A Book of Ethical Teachings

The Dhammapada is probably the most popular book in the Pāḷi Canon, and has had innumerable translations into most modern languages. Including those that are no longer – or never were – homes to Buddhist cultures. The timeless ethical teachings contained in these verses are still considered relevant to people’s lives, and they are a good guide to living well, and show how to reap the rewards of good living.

Together with the commentarial stories that accompany the verses – along with the Jātaka verses and stories – they have formed the backbone of the teaching of Buddhist ethics for well over 2,000 years. The verses and stories are well known in traditional Theravāda Buddhist cultures, and most born and brought up in those societies will be able to recite many of the verses, and relate the stories that go with them, even from a young age.

This is not at all surprising as the verses are often memorable, and the stories that accompany them equally so. Here the commentarial stories are only given in brief, but the complete collection in Burlingame’s translation can be found here: They provided a framework for understanding what are good and bad actions, and what the consequences of both will be, which is central to the Buddhist teaching on ethics.

The popularity of the stories can be seen from the many times they are found illustrated on the ancient monuments of India, especially around Chetiyas; they are also seen in frescoes and reliefs in temples in Buddhist countries right up to the present day, and they serve to remind and reinforce the teachings that they embody.

The collection consists of 423 verses, organised into twenty-six chapters, most of which are fairly short. As there are something like 20,000 verses in the Pāḷi Canon, Around 140 of the verses have parallels elsewhere in the Canon. this is but a very small collection and the Dhammapada is indeed one of the smallest books in the Canon. Only Khuddakapāṭha, which appears to have been added much later than the other texts, and Cariyāpiṭaka, also a late text, are shorter. Most of the verses stand by themselves, although in some cases they come in pairs, Most notably in the first chapter. and in others two or more verses are evidently joined together to form a longer unit.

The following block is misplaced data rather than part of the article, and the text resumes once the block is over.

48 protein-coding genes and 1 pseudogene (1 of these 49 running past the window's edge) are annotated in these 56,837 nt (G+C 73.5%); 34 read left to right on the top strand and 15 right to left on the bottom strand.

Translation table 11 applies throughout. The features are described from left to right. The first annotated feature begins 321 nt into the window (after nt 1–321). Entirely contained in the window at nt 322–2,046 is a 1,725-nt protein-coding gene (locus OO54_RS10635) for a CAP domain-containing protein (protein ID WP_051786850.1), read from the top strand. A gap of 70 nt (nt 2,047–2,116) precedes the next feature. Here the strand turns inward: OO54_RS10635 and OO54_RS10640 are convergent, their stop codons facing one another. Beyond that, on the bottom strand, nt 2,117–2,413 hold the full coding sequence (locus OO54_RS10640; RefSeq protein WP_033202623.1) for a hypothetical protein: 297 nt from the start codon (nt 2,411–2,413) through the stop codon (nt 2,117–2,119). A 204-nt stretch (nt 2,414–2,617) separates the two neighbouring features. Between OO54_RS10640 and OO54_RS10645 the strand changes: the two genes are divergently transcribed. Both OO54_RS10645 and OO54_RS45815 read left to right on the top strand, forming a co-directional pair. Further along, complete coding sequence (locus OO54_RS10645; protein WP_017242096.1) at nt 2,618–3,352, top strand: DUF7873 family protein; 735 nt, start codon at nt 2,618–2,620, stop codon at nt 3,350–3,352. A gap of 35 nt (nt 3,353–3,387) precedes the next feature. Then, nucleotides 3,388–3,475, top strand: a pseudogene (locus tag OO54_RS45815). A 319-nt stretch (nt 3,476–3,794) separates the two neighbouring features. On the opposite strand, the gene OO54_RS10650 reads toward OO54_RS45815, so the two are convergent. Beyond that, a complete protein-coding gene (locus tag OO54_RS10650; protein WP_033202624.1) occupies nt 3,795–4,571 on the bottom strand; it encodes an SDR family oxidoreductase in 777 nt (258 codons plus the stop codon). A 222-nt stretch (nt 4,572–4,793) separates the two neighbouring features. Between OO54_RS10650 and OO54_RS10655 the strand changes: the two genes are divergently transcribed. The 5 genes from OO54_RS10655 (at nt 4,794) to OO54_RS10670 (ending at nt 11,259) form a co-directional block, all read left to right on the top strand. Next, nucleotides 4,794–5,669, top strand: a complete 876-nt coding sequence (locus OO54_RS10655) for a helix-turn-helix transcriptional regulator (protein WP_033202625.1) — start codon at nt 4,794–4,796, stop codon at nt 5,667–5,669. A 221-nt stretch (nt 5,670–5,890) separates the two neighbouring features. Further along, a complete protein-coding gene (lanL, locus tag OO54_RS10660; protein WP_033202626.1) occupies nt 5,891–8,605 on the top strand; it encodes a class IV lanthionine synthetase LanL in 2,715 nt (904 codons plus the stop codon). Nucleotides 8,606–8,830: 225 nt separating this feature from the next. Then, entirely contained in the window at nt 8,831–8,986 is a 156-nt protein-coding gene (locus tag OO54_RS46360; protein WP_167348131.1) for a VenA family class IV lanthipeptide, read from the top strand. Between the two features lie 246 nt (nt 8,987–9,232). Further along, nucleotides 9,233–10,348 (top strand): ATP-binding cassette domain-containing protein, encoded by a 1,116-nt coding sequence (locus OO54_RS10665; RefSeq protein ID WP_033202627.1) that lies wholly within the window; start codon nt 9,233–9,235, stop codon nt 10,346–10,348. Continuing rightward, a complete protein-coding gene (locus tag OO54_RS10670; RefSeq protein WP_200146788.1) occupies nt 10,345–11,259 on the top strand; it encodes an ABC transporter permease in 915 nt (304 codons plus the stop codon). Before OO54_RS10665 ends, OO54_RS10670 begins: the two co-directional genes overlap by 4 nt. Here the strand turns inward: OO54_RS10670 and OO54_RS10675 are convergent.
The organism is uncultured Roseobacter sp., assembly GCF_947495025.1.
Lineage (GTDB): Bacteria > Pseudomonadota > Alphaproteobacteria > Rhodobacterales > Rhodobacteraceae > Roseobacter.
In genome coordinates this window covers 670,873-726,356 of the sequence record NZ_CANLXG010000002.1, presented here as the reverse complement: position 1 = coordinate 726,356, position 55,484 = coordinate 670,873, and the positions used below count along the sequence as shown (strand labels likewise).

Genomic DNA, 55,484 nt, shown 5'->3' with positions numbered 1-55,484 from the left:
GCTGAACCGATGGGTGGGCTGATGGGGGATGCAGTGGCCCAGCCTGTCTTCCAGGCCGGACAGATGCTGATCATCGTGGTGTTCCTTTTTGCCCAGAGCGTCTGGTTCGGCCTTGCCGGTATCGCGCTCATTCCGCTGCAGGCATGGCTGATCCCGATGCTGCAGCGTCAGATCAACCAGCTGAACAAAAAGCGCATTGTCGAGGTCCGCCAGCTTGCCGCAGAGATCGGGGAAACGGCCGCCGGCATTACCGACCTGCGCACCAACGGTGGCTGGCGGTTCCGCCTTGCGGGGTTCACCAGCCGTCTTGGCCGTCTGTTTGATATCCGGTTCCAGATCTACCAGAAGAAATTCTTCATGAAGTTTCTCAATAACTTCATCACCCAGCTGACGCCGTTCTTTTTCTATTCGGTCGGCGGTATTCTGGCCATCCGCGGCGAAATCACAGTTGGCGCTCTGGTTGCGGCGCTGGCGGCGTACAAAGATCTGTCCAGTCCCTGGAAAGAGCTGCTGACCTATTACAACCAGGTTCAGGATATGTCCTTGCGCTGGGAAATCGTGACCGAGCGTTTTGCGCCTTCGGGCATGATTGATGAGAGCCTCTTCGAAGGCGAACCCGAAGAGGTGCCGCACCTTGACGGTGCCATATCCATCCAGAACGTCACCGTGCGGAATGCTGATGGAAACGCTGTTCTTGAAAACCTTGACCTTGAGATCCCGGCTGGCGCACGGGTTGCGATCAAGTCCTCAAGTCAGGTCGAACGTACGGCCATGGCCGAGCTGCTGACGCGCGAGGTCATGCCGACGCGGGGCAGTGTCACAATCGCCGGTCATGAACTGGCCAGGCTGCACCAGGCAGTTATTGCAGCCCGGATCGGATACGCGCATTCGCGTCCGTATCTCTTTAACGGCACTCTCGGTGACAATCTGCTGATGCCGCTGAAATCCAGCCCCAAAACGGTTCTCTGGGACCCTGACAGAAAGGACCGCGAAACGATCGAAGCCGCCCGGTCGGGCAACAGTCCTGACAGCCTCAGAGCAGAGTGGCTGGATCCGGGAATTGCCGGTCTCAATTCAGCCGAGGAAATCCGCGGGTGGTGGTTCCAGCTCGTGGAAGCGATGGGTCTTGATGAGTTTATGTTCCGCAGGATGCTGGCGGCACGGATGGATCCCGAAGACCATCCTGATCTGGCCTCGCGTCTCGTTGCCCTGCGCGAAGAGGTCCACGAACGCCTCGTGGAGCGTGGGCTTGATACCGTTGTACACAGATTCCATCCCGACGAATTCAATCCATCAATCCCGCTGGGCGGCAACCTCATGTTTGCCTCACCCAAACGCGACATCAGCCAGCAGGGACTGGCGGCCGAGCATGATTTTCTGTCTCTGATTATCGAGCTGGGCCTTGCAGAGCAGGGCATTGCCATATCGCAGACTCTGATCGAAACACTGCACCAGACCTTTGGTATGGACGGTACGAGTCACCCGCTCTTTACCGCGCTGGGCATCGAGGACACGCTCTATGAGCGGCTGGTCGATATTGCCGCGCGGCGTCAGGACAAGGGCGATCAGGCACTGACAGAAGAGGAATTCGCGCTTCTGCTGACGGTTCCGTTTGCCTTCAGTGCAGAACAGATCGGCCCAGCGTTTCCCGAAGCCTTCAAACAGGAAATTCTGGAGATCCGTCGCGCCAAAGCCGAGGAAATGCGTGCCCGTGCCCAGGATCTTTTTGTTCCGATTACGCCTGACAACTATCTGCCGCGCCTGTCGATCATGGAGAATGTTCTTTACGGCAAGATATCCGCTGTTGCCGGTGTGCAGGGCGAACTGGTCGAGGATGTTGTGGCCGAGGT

The verses give instruction to the different groups that comprise the Buddhist community, including advice for the lay person and the monastic, and a number of the verses, especially towards the end, show ways for understanding who is living up to their role in the community well, and who is not. I think particularly of the Chapters on Monastics and Brahmins here.

Types of Verse

The verses I think could well be described as primitive, in the sense that they lack the refinements and elaboration of high classical Indian verse, and their directness is also part of their charm.

I have identified certain basic types of verse that have been used in the Dhammapada, and classified them according to whether they are descriptive, These often have prescriptive force in that they describe correct behaviour, without, however, saying that you should follow it. prescriptive or rhetorical verses (such as questions and so forth). Further the verses employ similes and metaphors in making their teachings memorable.

Of course the verses do not adhere strictly to one type or another, and there are some overlaps, but this does seem to summarise their contents fairly well. Below I give lists showing where these occur in the text.

Descriptive verses simple state the facts as they were understood by the Buddha, or by the early Buddhist community. An example might be the opening verse of the collection:

Manopubbaṅgamā dhammā, manoseṭṭhā manomayā,
Mind precedes thoughts, mind is their chief, (their quality is) made by mind,

manasā ce paduṭṭhena bhāsati vā karoti vā,
if with a base mind one speaks or acts,

tato naṁ dukkham-anveti cakkaṁ va vahato padaṁ.
through that, suffering follows him like a wheel (follows) the ox’s foot.

There are around 344 verses of this type (81%): 1-39, 41, 42, 43, 45, 46, 47, 48, 51-60, 63-74, 76, 79-83, 86, 89-115, 117-122, 124-128, 131, 132, 134-145, 148-156, 160-165, 171-178, 181-196, 200-209, 211, 217-220, 222, 225-230, 235, 237, 240, 241, 244-247, 249-263, 265-273, 275-280, 283, 284, 286, 287, 288, 291-301, 303-312, 314-326, 331-339, 341, 342, 346, 347, 349-352, 354-368, 372-375, 378, 381, 382, 384-388, 390-393, 395-323.